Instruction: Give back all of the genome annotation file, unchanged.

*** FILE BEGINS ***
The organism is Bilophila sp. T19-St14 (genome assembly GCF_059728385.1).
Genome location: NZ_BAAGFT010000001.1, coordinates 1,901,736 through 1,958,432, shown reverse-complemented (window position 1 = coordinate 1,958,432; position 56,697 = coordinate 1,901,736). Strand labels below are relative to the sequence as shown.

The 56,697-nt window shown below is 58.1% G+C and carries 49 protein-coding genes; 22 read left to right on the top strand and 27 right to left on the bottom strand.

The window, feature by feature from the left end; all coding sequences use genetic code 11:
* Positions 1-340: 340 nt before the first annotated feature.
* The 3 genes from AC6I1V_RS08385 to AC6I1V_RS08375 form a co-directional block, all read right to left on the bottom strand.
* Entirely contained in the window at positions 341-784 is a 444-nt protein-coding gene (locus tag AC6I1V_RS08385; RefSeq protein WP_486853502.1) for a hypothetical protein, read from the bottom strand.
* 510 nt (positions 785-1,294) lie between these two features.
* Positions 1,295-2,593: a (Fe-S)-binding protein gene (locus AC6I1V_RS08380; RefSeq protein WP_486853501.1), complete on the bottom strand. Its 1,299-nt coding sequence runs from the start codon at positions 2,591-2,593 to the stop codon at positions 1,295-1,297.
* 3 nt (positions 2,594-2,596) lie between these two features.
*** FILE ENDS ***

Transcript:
The organism is Bilophila sp. T19-St14 (genome assembly GCF_059728385.1).
Genome location: NZ_BAAGFT010000001.1, coordinates 1,901,736 through 1,958,432, shown reverse-complemented (window position 1 = coordinate 1,958,432; position 56,697 = coordinate 1,901,736). Strand labels below are relative to the sequence as shown.

The 56,697-nt window shown below is 58.1% G+C and carries 49 protein-coding genes; 22 read left to right on the top strand and 27 right to left on the bottom strand.

The window, feature by feature from the left end; all coding sequences use genetic code 11:
* Positions 1-340: 340 nt before the first annotated feature.
* The 3 genes from AC6I1V_RS08385 to AC6I1V_RS08375 form a co-directional block, all read right to left on the bottom strand.
* Entirely contained in the window at positions 341-784 is a 444-nt protein-coding gene (locus tag AC6I1V_RS08385; RefSeq protein WP_486853502.1) for a hypothetical protein, read from the bottom strand.
* 510 nt (positions 785-1,294) lie between these two features.
* Positions 1,295-2,593: a (Fe-S)-binding protein gene (locus AC6I1V_RS08380; RefSeq protein WP_486853501.1), complete on the bottom strand. Its 1,299-nt coding sequence runs from the start codon at positions 2,591-2,593 to the stop codon at positions 1,295-1,297.
* 3 nt (positions 2,594-2,596) lie between these two features.